The result of this conception is a profound humility. The nearer a man approaches to perfection, the more he is conscious how ill he has corresponded to the divine influence, and that whatever success may have been gained is due to that influence, and not to himself. And the humility thus formed combines with an ardent longing for better and better things. “The soul that really loves God and Christ … esteems itself as having wrought nothing, by reason of its insatiable aspiration after God. Though it should exhaust the body with fastings, with watchings, its attitude towards the virtues is as if it had not yet even begun to labour for them” (X. 4). “Until a man … makes progress, he is not poor in spirit, but has some opinion of himself; but … grace itself teaches him to be poor in spirit, which means that a man, being righteous and chosen of God, does not esteem himself to be anything, but holds his soul in abasement and disregard, as if he knew nothing and had nothing, though he knows and has” (XII. 3). “The sign of Christianity is this … to say continually, ‘It is not mine; another has put this treasure in my charge. I am a poor man, and when He pleases, He takes it from me … I am not fit for this sun to shine upon me.’ This is the sign of Christianity, this humility” (XV. 37; cp. XXVI. 11, XLI. 2). “Such an one despises himself beyond all sinners, and holds this notion implanted in him as if by nature, and the further he advances in the knowledge of God, the more he considers himself an ignoramus. It is grace which ministers this effect, and makes it like a part of nature in the soul” (XVII. 12; cp. XXVII. 5). This was Christ’s way of conquering the devil, “and howsoever thou mayest be humbled, thou wilt never do anything like thy Master” (XXVI. 26). The author of the Pilgrim’s Progress was not the first to teach that “he that is down need fear no fall.” Macarius had taught the safety of humility before him. “The humble never falls. Whence indeed could he fall, being lower than all? A proud mind is a great humiliation; a humble mind is a great exaltation and honour and dignity” (XIX. 8).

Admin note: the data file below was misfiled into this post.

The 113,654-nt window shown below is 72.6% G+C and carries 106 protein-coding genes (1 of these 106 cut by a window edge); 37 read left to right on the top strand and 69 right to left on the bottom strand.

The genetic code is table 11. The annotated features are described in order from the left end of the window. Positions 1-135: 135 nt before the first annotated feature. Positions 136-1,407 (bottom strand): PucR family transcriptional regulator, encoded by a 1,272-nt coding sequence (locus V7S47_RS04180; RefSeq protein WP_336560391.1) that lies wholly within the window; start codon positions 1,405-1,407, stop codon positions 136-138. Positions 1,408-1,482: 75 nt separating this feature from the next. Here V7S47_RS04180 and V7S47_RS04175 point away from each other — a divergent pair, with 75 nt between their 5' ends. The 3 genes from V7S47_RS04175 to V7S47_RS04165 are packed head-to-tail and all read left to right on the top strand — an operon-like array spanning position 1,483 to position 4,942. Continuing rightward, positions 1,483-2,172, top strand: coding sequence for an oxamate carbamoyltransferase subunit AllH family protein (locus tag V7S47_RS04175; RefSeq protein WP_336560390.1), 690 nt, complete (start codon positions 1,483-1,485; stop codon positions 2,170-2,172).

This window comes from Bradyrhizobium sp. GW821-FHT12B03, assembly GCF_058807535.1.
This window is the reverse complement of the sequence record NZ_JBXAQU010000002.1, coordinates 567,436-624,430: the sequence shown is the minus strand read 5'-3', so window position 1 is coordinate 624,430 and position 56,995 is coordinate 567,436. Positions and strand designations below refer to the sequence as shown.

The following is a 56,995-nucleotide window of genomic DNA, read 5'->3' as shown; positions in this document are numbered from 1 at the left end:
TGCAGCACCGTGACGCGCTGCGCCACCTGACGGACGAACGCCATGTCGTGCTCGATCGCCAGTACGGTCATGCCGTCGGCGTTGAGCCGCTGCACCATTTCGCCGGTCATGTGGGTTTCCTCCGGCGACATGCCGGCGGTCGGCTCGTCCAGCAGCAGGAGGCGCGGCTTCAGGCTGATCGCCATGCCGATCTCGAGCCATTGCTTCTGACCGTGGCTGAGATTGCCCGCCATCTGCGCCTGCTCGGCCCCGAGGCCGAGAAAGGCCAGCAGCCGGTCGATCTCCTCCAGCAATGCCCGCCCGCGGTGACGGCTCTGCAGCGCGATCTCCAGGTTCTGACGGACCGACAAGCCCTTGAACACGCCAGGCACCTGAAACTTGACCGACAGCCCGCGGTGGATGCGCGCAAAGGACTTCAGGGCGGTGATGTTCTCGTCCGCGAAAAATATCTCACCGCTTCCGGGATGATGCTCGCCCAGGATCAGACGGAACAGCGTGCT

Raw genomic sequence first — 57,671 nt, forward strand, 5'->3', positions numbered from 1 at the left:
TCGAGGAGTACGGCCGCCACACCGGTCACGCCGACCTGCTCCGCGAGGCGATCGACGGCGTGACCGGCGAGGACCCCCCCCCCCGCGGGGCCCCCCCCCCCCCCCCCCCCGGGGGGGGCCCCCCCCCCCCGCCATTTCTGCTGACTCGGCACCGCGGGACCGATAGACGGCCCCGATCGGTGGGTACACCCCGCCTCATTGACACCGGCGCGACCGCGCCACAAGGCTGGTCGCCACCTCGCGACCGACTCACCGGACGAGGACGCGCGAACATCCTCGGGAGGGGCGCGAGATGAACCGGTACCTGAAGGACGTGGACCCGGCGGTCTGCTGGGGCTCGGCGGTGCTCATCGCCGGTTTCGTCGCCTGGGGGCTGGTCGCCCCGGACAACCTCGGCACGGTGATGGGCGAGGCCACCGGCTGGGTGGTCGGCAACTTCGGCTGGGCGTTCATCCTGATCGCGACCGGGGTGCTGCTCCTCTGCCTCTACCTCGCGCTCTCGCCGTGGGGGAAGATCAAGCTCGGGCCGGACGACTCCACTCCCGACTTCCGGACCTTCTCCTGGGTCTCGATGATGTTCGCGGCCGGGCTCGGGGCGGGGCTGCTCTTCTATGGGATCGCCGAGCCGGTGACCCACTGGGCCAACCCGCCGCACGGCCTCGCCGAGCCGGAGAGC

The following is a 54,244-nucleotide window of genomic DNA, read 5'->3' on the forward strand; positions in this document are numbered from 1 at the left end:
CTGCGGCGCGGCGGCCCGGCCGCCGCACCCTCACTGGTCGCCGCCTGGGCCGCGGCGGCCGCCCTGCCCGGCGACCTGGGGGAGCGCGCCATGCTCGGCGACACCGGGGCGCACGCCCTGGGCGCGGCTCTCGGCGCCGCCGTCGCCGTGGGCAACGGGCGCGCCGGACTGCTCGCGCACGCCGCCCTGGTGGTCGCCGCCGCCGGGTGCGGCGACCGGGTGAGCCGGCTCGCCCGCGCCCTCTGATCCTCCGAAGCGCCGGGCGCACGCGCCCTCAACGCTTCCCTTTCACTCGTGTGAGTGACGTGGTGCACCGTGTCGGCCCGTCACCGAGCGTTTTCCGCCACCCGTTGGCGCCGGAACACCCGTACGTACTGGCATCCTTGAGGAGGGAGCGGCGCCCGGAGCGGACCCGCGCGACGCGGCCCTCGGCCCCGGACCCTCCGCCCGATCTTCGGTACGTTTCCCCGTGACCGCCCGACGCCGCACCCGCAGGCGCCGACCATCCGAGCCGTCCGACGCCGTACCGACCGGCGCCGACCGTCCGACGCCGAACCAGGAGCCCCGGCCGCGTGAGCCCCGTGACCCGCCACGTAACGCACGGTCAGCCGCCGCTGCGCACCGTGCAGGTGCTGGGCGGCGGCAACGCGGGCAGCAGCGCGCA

The Homilies contain some wonderful passages about “the measures of perfection,” which Macarius and his hearers were endeavouring to reach. The Eighth Homily is given up to the subject. Macarius appears to be about to describe the various stages in the spiritual progress. But if that was his intention he does not carry it into effect. He leaves the “measures” undefined, but gives glimpses of spiritual experience which surpass “measurement.” Yet he avows that he has never seen “a perfect Christian, one completely free” (VIII. 5). A daring disciple ventures to ask Macarius in what “measures” he is himself. The reply can only be read with awe. There are other places, however, where Macarius defines the highest point as the attainment of “charity” or “love.” By it he means an absolute and entire love of God for God’s own sake. It is characteristic of him to regard it as a thing not of degrees or of progressive attainment, but marking a positive and well-ascertained position. Other gifts “serve only as inducements” to attain it. “Those who are contented with them are but children, though in the light. Many of the brethren have come to such measures, and had gifts of healing and revelation and prophecy, and because they did not reach the perfect charity, wherein lies the bond of perfectness, war came upon them … and they fell. But if any one reaches the perfect love, that man is from thenceforth fast bound, and is the captive of grace” (XXVI. 16; cp. XXVII. 14). As a bride is not satisfied with her bridegroom’s gifts, but craves for the bridegroom himself, “so the soul … receives as an earnest from the Spirit gifts of healings, it may be, or of knowledge, or of revelation, but it is not satisfied with these, until it attains the complete union, namely charity, which can never change nor fail, and which sets those who have longed for it free from passion and from agitation” (XLV. 7).